Skolimowski who will be in attendance for a season dedicated to his filmography at BFI Southbank — his latest sensation EO (2022) has been nominated for Best International Feature at the 2023 Academy Awards.
The Kinoteka Polish Film Festival, organised by the Polish Cultural Institute and supported by the Polish Film Institute, will return to cinema screens for its 21st edition from 9 March to 27 April 2023, presenting an exciting line-up that spans over 60 years of Polish cinema.
Venues: BFI Southbank, Barbican Centre, ICA, Prince Charles Cinema, Riverside Studios, Phoenix Cinema, Cine Lumiere, Whitechapel Gallery, Ognisko Polskie – The Polish Hearth Club, with tickets available directly from them available now. A number of the films in the Skolimowski season will also be available to watch online on BFI Player.
Alternatively click here for tickets at Kinoteka.org.uk – available shortly
Showcasing a finely curated selection of extraordinary new features, many of them premieres for the UK, the festival simultaneously explores the depth of Polish cinema’s past with exceptionally presented screenings of classic films from some of the country’s most renowned filmmakers, including Jerzy Skolimowski who will be in attendance for a season dedicated to his filmography at BFI Southbank. Skolimowski’s latest sensation EO (2022) has been nominated for Best International Feature at the 2023 Academy Awards, and this season encompasses the career of a Polish master who is still at the top of his game after over 60 years behind the camera. With its diverse programme of compelling and challenging cinema, Kinoteka continues to explore the innovative filmic output Poland has to offer through screening events, special presentations, guest-led intros, Q&As, workshops and more.
Kinoteka 2023 begins on 9 March at London’s Institute of Contemporary Arts: ICA with an Opening Gala screening of the brilliant debut from Damian Kocur, Bread and Salt (Chleb i sól, 2022, UK Premiere). Packing a deep emotional punch, the film takes us on the journey of two brothers (played by real-life siblings Tymoteusz Bies and Jacek Bies), in a small Polish town during one hot summer. The brothers are both pianists, except one studies at the Warsaw Academy and the other chooses to spend time with friends, drinking in the local, Arab-run kebab shop. However, prejudices are soon ignited in this brutal and searing exploration of youth in a small town which asks the question, ‘when does violence begin?’
Inspired by real events and cast with non-professional actors, Bread and Salt has won multiple festival awards including the Horizons Special Jury Prize at Venice Film Festival as well as the journalists and youth juries award at the Gdynia Film Festival. The screening will be followed by a Q&A with director Damian Kocur.
The Closing Gala will take place on 27 April, and is a screening of Feliks Falk’s classic Top Dog (Wodzirej, 1977) at Cine Lumiere alongside an immersive dinner themed to the film. Causing much debate in Poland on its original release, Top Dog follows the story of small-town entertainer Danielak, who will stop at nothing to achieve his aim of hosting the town’s 500th anniversary celebrations. Danielak is a man with an overt lack of morals, driven to come out on top and the role is played to perfection by Polish acting legend Jerzy Stuhr. Director Feliks Falk worked alongside Agnieszka Holland and Krzysztof Kieślowski in Andrzej Wajda’s X Film Unit, at the forefront of the emerging ‘Cinema of Moral Anxiety’, and Top Dog exposed the consequences of weak moral codes, offering a reading of corruption that extended beyond show business.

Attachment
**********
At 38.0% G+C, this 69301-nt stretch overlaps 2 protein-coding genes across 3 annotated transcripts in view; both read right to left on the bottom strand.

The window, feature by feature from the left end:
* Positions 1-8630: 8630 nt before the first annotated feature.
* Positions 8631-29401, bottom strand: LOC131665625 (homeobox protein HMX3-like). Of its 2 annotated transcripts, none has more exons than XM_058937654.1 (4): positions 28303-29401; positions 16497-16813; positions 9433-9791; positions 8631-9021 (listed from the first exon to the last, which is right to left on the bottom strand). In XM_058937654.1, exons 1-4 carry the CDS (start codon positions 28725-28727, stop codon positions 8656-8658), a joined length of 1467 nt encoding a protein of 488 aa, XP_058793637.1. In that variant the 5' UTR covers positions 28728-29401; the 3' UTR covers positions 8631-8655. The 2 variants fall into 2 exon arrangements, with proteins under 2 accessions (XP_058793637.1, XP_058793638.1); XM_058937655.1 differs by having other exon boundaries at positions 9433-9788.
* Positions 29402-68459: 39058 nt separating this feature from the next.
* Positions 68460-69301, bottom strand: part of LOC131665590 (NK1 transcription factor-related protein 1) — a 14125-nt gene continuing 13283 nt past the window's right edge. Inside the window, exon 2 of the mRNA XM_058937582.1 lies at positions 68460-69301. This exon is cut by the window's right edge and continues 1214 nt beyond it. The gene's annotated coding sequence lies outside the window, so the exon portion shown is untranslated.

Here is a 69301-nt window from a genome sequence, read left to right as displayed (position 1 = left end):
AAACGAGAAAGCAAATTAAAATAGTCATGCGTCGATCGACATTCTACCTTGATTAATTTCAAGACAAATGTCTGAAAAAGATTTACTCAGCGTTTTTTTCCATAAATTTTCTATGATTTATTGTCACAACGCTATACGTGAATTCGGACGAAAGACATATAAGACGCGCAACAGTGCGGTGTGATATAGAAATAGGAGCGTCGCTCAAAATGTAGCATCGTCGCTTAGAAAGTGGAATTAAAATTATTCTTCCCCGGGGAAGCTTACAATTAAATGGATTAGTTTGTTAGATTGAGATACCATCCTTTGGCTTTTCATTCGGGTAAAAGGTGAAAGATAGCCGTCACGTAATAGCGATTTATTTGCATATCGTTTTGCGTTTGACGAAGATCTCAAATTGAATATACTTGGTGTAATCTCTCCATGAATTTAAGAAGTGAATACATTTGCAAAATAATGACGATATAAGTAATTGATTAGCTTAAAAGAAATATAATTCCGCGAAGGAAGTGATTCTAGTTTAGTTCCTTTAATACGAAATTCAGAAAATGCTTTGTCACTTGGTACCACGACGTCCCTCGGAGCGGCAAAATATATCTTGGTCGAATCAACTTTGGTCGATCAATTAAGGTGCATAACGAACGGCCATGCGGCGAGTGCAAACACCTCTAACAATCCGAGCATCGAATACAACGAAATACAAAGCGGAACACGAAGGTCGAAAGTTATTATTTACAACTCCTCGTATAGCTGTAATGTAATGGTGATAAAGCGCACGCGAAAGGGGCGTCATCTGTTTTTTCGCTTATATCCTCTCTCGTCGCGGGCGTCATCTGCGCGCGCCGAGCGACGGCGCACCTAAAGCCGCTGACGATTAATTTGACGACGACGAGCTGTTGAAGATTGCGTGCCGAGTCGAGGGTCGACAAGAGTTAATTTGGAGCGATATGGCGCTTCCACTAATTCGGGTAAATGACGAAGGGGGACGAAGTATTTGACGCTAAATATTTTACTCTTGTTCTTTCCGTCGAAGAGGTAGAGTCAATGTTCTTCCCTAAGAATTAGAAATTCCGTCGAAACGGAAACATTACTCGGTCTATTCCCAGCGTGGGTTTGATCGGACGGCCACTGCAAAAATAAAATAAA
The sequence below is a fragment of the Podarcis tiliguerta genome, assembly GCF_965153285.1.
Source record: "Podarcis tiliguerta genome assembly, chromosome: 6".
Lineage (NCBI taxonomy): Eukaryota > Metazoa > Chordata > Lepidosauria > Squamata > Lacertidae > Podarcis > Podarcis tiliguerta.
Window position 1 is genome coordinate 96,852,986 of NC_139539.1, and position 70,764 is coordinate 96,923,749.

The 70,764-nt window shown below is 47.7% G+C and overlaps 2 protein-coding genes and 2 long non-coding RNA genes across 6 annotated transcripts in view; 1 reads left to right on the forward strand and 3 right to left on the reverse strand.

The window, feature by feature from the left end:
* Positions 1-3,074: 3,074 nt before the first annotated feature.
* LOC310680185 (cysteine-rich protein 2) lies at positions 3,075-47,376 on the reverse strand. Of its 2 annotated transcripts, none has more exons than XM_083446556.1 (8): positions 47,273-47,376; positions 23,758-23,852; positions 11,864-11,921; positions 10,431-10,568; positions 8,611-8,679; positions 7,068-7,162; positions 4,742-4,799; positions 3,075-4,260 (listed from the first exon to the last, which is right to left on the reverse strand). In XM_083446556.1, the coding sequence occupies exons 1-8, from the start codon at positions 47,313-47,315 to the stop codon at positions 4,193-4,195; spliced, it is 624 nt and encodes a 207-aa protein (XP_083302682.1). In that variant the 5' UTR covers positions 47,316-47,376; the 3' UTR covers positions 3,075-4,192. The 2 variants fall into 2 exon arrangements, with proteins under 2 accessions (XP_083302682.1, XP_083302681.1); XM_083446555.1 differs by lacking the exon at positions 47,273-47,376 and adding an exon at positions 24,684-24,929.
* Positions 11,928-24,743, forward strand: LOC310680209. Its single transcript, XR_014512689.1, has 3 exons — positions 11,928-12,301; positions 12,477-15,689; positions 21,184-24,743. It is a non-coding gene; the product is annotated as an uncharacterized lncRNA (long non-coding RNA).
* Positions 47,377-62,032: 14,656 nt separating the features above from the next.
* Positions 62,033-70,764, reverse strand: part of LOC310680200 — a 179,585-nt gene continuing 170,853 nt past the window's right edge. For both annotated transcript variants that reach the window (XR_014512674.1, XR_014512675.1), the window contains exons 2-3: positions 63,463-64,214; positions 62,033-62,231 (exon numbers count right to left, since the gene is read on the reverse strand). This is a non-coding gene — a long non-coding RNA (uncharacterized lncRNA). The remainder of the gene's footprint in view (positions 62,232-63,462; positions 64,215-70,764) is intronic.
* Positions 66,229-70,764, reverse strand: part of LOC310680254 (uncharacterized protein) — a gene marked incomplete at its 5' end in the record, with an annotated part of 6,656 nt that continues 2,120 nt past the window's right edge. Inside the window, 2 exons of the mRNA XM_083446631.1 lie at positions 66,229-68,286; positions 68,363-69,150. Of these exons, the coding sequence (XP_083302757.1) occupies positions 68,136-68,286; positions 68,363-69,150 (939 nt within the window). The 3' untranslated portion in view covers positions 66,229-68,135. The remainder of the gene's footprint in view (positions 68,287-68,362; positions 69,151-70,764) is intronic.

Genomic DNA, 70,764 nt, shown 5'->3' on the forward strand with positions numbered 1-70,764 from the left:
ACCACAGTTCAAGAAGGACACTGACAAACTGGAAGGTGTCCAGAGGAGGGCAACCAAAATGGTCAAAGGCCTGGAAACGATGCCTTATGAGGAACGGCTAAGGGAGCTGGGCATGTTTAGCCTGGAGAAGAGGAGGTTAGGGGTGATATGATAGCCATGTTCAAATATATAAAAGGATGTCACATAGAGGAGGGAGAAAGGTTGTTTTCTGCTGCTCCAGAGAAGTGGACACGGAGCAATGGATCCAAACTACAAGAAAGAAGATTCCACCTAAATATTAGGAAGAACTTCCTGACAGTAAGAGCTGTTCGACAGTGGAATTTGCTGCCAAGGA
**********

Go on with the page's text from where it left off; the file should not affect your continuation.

After the screening, there will be an afterparty inspired by the film at Ognisko Polskie – The Polish Hearth, led by Margot Przymierska with a buffet, drinks, dancing and live entertainment.
NEW POLISH CINEMA
Comprising some of the finest and most thought-provoking cinema of the past year, the New Polish Cinema strand highlights the voices of both established filmmakers and debut directors across large and small budget productions, presenting a powerful snapshot of the country’s contemporary film scene.
Making their way to the UK for the first time, many of the titles have already received recognition and awards at international film festivals. This year’s titles reflect on the value of relationships, both personal and those found in in the wider community, starting with director and co-writer Anna Maliszewska’s Dad (Tata, 2022, UK Premiere), a free-spirited road movie which follows a father, Michal (Eryk Lubos) who heads out on the road with his daughter after the sudden death of the Ukrainian neighbour who looked after the girl during his frequent long works trips. Now on a cross-border mission to return the body home, Michał is forced to confront his parenting responsibilities while figuring out what’s important in life.
Directed and co-written by award-winning filmmaker Anna Kazejak, Fucking Bornholm (2022, UK Premiere) is a biting drama which exposes the frayed edges of family dynamics through a neglected wife and mother as she experiences the psychological torment of a family vacation on an idyllic island. Starring Maciej Stuhr (Aftermath, 2012) and Agnieszka Grochowska (Strange Heaven, 2015), Fucking Bornholm was nominated for Best Film at Trieste, Krakow and Karlovy Vary International Film Festivals, and won the Europa Cinema Label Award for Best European Film at Karlovy Vary 2022.